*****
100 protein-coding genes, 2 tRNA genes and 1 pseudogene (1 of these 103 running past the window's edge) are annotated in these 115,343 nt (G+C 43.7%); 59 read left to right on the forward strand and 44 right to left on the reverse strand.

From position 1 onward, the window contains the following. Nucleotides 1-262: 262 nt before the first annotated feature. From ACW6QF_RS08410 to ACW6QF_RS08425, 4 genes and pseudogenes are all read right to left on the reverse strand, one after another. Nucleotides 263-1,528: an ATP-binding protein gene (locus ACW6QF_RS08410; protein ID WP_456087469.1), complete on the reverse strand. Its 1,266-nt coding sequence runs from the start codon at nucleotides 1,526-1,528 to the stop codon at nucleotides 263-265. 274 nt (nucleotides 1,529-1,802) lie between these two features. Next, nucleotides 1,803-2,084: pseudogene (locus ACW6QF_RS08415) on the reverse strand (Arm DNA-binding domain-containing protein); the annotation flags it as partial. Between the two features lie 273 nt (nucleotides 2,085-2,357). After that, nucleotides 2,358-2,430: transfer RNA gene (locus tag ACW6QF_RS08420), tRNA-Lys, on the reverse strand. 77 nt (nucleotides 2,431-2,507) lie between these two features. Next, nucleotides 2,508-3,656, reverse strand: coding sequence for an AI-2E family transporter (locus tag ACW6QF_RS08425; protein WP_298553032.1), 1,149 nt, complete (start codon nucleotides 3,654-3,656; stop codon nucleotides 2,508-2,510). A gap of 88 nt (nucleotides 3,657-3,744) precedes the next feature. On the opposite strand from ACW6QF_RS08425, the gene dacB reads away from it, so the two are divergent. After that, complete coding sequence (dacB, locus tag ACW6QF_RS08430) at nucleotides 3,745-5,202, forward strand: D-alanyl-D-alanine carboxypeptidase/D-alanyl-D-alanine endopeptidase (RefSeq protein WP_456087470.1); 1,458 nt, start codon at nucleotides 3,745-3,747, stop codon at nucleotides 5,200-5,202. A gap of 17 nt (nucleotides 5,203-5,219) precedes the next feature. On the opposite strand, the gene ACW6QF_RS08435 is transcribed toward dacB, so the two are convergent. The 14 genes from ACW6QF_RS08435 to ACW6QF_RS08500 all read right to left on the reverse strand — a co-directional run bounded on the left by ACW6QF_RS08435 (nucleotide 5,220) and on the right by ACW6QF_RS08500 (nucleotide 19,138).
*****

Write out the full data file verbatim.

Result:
100 protein-coding genes, 2 tRNA genes and 1 pseudogene (1 of these 103 running past the window's edge) are annotated in these 115,343 nt (G+C 43.7%); 59 read left to right on the forward strand and 44 right to left on the reverse strand.

From position 1 onward, the window contains the following. Nucleotides 1-262: 262 nt before the first annotated feature. From ACW6QF_RS08410 to ACW6QF_RS08425, 4 genes and pseudogenes are all read right to left on the reverse strand, one after another. Nucleotides 263-1,528: an ATP-binding protein gene (locus ACW6QF_RS08410; protein ID WP_456087469.1), complete on the reverse strand. Its 1,266-nt coding sequence runs from the start codon at nucleotides 1,526-1,528 to the stop codon at nucleotides 263-265. 274 nt (nucleotides 1,529-1,802) lie between these two features. Next, nucleotides 1,803-2,084: pseudogene (locus ACW6QF_RS08415) on the reverse strand (Arm DNA-binding domain-containing protein); the annotation flags it as partial. Between the two features lie 273 nt (nucleotides 2,085-2,357). After that, nucleotides 2,358-2,430: transfer RNA gene (locus tag ACW6QF_RS08420), tRNA-Lys, on the reverse strand. 77 nt (nucleotides 2,431-2,507) lie between these two features. Next, nucleotides 2,508-3,656, reverse strand: coding sequence for an AI-2E family transporter (locus tag ACW6QF_RS08425; protein WP_298553032.1), 1,149 nt, complete (start codon nucleotides 3,654-3,656; stop codon nucleotides 2,508-2,510). A gap of 88 nt (nucleotides 3,657-3,744) precedes the next feature. On the opposite strand from ACW6QF_RS08425, the gene dacB reads away from it, so the two are divergent. After that, complete coding sequence (dacB, locus tag ACW6QF_RS08430) at nucleotides 3,745-5,202, forward strand: D-alanyl-D-alanine carboxypeptidase/D-alanyl-D-alanine endopeptidase (RefSeq protein WP_456087470.1); 1,458 nt, start codon at nucleotides 3,745-3,747, stop codon at nucleotides 5,200-5,202. A gap of 17 nt (nucleotides 5,203-5,219) precedes the next feature. On the opposite strand, the gene ACW6QF_RS08435 is transcribed toward dacB, so the two are convergent. The 14 genes from ACW6QF_RS08435 to ACW6QF_RS08500 all read right to left on the reverse strand — a co-directional run bounded on the left by ACW6QF_RS08435 (nucleotide 5,220) and on the right by ACW6QF_RS08500 (nucleotide 19,138).